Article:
Real world, real skills

Professor James Hagy encourages students to call on their own experiences to solve client problems

James Hagy is a distinguished lecturer in residence at Loyola University Chicago School of Law. He founded and directs the Rooftops Project, which focuses on the role of real estate in the operations, financial performance, and achievement of mission by not-for-profit organizations. A sought-after speaker, Hagy regularly presents to professional audiences about corporate real estate strategy and international business. At Loyola, he teaches Advanced Legal Writing for Business Practice, Advising Not-for-Profit Organizations, and Business Practice Transactional Skills.

What excites you most as a Loyola instructor?

Everything I teach is real-world based. Classes are deliberately designed so there are no single right answers to most things, and as a result, students get to draw on their own instincts and life experience, while also using the skills they’ve developed in identifying issues and problem solving. In my courses we can celebrate each answer from each student and congratulate them on envisioning a future where they have a unique perspective on the problems.

It’s about curiosity and engagement. Every student can bring that to the classroom. While every student may not be the top writer or the top scorer in doctrinal courses, to me the ideal environment for our students is to take each student where they are and progress them against their own starting point to succeed.

“Loyola is visibly unique in terms of how much people care about each other.”

In 2010, you founded the Rooftops Project, which focuses on the role of real estate in the operations, financial performance, and achievement of mission by not-for-profit organizations. How are Loyola students involved with this?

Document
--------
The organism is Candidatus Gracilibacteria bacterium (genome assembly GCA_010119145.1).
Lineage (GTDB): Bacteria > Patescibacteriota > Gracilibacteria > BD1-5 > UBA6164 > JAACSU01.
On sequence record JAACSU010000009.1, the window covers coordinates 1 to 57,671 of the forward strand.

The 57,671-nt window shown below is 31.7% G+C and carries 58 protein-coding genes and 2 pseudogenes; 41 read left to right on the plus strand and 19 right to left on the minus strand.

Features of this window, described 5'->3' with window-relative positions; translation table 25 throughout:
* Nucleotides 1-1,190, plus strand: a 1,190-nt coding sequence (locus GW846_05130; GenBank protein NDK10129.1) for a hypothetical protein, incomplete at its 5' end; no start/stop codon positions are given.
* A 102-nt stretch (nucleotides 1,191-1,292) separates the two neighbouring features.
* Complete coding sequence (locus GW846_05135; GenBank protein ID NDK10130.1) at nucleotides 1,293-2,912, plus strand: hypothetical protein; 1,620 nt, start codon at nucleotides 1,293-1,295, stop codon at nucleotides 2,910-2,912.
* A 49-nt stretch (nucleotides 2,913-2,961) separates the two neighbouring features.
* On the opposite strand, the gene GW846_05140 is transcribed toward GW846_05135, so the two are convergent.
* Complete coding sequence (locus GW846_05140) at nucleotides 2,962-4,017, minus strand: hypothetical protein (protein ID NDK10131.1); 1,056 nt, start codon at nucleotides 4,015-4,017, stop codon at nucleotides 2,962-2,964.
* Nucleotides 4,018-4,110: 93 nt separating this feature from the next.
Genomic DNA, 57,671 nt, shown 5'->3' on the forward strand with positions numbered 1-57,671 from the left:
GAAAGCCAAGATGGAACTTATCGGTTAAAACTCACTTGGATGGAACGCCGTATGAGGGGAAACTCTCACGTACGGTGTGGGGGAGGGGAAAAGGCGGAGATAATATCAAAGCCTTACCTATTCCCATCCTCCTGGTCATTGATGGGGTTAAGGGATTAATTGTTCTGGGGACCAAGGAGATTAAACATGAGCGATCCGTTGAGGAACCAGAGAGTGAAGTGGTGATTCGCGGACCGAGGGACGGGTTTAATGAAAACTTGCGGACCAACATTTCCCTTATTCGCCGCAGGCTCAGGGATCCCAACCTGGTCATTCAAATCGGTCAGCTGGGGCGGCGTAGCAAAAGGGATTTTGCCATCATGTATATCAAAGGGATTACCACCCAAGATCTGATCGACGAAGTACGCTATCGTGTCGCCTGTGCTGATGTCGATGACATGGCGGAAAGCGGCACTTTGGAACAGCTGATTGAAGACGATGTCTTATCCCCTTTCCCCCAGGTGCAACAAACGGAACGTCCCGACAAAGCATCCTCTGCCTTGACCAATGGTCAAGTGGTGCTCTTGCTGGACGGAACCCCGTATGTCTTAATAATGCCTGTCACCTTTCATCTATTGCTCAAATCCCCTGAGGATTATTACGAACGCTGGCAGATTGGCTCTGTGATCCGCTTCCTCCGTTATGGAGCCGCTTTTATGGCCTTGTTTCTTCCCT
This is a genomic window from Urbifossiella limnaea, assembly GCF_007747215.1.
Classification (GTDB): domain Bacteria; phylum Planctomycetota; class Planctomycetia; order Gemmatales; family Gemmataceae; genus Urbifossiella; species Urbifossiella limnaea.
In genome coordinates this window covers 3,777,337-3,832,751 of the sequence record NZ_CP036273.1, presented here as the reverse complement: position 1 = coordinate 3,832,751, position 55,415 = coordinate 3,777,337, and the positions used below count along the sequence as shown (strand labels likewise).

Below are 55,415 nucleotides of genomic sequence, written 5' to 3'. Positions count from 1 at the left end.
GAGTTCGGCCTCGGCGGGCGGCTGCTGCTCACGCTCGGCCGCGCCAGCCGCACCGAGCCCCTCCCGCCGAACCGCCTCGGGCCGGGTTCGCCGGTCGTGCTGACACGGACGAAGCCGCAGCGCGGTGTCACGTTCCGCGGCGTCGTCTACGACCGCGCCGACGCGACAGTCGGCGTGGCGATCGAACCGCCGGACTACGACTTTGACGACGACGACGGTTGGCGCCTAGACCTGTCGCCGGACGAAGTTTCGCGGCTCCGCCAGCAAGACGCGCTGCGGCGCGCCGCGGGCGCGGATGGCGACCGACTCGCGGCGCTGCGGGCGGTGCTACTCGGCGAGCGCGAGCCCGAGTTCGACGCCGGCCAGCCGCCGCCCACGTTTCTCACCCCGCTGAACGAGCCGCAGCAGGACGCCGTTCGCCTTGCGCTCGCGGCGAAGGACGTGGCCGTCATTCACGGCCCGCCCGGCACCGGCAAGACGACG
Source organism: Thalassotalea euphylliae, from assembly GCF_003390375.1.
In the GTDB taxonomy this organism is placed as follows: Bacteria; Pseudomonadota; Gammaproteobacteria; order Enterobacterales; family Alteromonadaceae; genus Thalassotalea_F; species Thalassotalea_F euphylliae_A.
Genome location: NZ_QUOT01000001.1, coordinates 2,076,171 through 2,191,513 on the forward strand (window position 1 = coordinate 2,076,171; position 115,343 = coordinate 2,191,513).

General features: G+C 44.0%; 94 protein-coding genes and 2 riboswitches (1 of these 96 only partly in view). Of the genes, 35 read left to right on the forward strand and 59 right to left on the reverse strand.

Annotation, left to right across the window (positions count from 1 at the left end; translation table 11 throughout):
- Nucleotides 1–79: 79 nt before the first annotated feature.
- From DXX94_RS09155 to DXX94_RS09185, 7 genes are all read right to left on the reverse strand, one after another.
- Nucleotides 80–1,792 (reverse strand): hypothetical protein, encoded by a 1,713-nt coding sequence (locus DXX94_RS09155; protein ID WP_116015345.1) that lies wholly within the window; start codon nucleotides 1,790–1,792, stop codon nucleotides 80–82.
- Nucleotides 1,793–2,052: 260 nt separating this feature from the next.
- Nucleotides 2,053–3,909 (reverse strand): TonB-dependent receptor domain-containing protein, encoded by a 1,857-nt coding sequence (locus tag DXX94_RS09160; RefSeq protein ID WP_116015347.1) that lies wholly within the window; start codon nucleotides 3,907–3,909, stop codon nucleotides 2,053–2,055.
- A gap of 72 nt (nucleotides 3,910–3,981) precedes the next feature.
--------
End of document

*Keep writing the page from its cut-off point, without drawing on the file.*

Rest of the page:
The Rooftops Project offers conferences, programs, and resources to not-for-profit organizations across all sizes and mission types, from health care, higher education, and the visual and performing arts, to social services and places of worship across all denominations. Over the past seven years, more than 160 Loyola law students have taken the course and been involved in our programming and outreach to the not-for-profit community in Chicago and beyond.

In the classroom, our students learn and explore how, in some ways, not-for-profit organizations operate and behave just like for-profit businesses. They employ people, they occupy space, they procure (and sometimes offer) goods and services, they manage risks. But in other ways they are very different, of course, including how they are formed (as public charities), how they are governed (typically by volunteers), how they are staffed (sometimes very leanly, often also largely by volunteers), how they make decisions (often through multiple structures from a board of trustees to voting members), how they are taxed (or exempt from tax), and who their stakeholders are (clients or participants served, members, staff and volunteers, the public at large).

Students interview and engage with not-for-profit leaders across mission types to explore these differences. They address special topics relevant to the sector and present their recommendations to a mock board of trustees of a not-for-profit organization of their chosen mission type. They host and facilitate with me an annual spring conference and a summer workshop providing leading speakers in the field and direct content to the not-for-profit community.

You’ve been interested in magic since you were a child, and you performed as a magician for many years. You’ve also written about the topic, some of which is relevant to lawyers in the professional world. Tell us about it.

I put myself through school by performing. Since then, for more than fifty years, I have written, published, and spoken extensively about 19th-century magicians and performance theory. I’m writing a series right now about skills anyone can use in real life, which was influenced by being a performing magician. As a magician, you’ve got to make eye contact, be audible, and hopefully be entertaining … while also hiding the rabbit! It was a great way to start thinking about engaging with other people, both in formal and informal settings. It’s really all about presenting yourself—whether it’s to one other person by Zoom or whether it’s 2,000 people in an auditorium.

What makes Loyola special?

Beyond a terrific faculty, a great and substantive curriculum, and specialized centers, Loyola is visibly unique in terms of how much people care about each other—that’s true across the organization. It’s about a tradition of doing that. And that’s about leadership, starting with the truly remarkable deans and from faculty and staff to students: People are genuinely listening. Universities tend to be places where people go to study in their field, in their own little world, but at Loyola, people really take interest in, care about, and support each other.

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